Securing clean water is becoming increasingly difficult in the United States. Infrastructure like dams and treatment plants are aging, water demand is increasing, and more frequent extreme weather events like wildfires and flooding are driving up the cost of water management.
It’s a complex problem, but one of the potential solutions is decidedly low-tech: Invest in nature.
Many nations struggle with how to manage and protect their natural resources—resources that are frequently the source of significant biological and economic value. Russia can better protect its important nature conservation areas, thanks to a new map and data set developed by WRI and Global Forest Watch Russia. This map provides the most comprehensive view of all of Russia’s federal-level protected areas. Now, the Ministry for Natural Resources can better monitor activities where logging and mining is allowed, and stop activities in pristine and protected areas. Already, Megatron, a Russian oil company, has changed the boundaries of its drilling concession where they overlapped a protected area.
Lack of information and transparency, and often widespread corruption, result in ineffectual governance and destruction of critical ecosystems. With assistance from WRI’s Global Forest Watch Team, the Cameroon Ministry of Forests and Wildlife is now using an interactive forestry atlas developed by WRI and its partners. The atlas is the most effective source of forestry information available in Cameroon. With it, the country can monitor forest activities and manage its forest concession allocations. It is a powerful tool for fighting illegal logging.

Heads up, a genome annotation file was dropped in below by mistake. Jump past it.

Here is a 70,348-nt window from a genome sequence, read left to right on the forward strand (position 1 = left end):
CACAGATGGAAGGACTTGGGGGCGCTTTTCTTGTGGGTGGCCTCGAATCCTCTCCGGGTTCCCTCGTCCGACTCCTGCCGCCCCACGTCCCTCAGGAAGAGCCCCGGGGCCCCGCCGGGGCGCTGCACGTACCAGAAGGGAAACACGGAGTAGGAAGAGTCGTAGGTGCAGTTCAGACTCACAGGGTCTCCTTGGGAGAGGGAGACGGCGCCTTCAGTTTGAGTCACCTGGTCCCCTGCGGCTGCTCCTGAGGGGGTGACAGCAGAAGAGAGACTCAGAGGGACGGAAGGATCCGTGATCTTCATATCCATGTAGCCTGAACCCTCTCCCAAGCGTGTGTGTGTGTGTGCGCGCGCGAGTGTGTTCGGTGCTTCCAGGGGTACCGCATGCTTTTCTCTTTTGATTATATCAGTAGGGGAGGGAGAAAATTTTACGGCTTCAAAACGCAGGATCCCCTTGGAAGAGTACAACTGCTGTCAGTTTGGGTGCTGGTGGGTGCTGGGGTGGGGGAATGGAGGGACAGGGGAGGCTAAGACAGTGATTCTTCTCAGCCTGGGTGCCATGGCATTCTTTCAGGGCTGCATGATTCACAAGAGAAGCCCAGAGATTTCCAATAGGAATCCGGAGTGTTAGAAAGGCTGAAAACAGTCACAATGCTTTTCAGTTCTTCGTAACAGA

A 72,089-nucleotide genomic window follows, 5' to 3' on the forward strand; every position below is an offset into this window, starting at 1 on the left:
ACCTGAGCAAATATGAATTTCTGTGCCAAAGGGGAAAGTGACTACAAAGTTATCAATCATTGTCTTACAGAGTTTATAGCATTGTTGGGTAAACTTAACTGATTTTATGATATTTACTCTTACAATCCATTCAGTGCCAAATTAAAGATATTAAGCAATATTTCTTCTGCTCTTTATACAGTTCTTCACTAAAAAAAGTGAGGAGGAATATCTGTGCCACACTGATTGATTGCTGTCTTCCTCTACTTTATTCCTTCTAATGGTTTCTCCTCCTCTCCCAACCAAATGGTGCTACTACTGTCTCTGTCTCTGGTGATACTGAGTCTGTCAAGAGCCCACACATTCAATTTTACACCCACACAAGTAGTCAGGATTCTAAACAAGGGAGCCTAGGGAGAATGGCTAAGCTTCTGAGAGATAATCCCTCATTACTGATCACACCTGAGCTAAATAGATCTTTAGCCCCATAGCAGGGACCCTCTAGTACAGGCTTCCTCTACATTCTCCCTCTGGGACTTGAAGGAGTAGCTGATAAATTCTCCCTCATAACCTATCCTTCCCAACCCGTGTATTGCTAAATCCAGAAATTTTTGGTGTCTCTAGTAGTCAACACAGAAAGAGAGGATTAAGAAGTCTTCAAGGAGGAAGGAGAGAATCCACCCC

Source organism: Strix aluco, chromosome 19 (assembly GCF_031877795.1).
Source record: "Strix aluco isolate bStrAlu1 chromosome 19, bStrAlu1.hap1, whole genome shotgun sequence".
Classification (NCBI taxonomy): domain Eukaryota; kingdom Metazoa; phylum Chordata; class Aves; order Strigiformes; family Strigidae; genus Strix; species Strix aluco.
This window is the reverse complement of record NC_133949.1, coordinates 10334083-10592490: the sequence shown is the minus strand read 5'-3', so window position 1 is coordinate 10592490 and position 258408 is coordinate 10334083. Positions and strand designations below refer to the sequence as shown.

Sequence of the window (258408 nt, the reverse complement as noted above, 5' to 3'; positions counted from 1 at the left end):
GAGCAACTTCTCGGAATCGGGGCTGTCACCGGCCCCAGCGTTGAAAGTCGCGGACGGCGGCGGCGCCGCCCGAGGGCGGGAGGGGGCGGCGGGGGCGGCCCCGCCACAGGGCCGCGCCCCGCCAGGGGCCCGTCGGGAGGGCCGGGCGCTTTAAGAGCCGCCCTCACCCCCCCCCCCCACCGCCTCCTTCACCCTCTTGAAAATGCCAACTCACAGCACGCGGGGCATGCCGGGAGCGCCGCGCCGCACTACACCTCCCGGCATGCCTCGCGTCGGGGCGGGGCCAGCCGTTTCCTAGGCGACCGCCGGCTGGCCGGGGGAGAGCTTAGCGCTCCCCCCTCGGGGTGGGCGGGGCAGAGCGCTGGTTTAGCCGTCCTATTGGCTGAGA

Degradation of ecosystems threatens human lives and prosperity, and yet little was known about the state of global ecosystems before WRI launched the idea of a first-ever scientific audit of the health of the world’s ecosystems. WRI helped catalyze a four-year, $25 million effort called the Millennium Ecosystem Assessment that involved more than 1,300 scientists and other experts from 95 countries. Managed under the auspices of the United Nations and completed in 2005, its findings provide powerful data about ecosystems that will inform and direct policies, research, and investments by governments, NGOs, and business. UN Secretary General Kofi Annan calls the Millennium Assessment “an outstanding example of the sort of international scientific and political cooperation that is needed to further the cause of sustainable development.”